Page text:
By Dave Sigworth, publicist of The Maritime Aquarium
While you were snug and warm in your beds on a few recent rainy nights, a few hardy dedicated souls were out doing the wet sandy chilly soggy work of science.
All in the name of an animal that’s been around since the days of the dinosaurs.
On the night of May 24th and in the wee early hours of May 25th – and again June 7 & 8th – dozens of volunteers turned out to help staff from The Maritime Aquarium tag horseshoe crabs at Calf Pasture Beach in Norwalk.
Those nights/mornings were selected because the new and full phases of the spring moon are when horseshoe crabs come up onto beaches in their annual mating ritual. With rare access to so many horseshoe crabs, that’s a tagging bonanza time. Lots of volunteers are needed to help.
The beach taggings are part of a census of horseshoe crabs in Long Island Sound being led by Dr. Jennifer Mattei of Sacred Heart University in Fairfield. Dr. Mattei’s census is establishing a baseline crab population and will reveal migrations and any changes in numbers or behaviors. The data is needed because horseshoe crab eggs are an important food source for migrating shorebirds. If the horseshoe crab population declined, that could mean fewer birds.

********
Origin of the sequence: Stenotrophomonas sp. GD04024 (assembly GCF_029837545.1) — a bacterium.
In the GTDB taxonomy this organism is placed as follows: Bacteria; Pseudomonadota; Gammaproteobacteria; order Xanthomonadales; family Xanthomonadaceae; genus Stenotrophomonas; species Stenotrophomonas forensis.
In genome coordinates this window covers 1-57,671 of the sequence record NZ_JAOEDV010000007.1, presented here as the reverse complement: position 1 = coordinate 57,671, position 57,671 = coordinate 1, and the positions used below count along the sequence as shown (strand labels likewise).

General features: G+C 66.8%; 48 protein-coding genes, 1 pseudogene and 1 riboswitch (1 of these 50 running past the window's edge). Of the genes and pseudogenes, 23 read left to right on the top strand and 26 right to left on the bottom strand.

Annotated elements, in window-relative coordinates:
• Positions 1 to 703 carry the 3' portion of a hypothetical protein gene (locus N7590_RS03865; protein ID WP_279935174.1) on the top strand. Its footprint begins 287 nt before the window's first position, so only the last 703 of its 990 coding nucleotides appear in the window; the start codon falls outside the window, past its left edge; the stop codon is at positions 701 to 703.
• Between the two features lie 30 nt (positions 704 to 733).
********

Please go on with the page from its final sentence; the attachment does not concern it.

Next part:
The Maritime Aquarium is assisting with the census – by leading beach taggings and also by tagging all horseshoe crabs brought onboard our research vessel during our Marine Life Study Cruises (at 1 p.m. Saturdays in June and then daily in July & August).
Before this spring’s beach taggings, nearly 100 volunteers attended training sessions with the Aquarium’s Joe Schnierlein to learn about horseshoe crabs, the census and how to correctly attach the census tags. That’s the biggest turnout we’ve ever had – thank you, volunteers!
Tropical rains made conditions for both the May 24-25 and the June 7-8 taggings less than ideal. But Joe and the hardy volunteers tagged 228 horseshoe crabs the first weekend, and 125 the next. (Special kudos to some gung-ho Girl Scouts from Darien.)
Joe and the volunteers will be out there again June 22-23 and really reallydeserve delightful weather.
There’s still a way for you to participate: if you’re at the beach and see a horseshoe crab with a tag, note the tag number and call the phone number listed on the tag (1-888-LIMULUS). You’ll get a call back with a few questions about when and where you found the crab. Or you can report the find online at www.fws.gov/crabtag.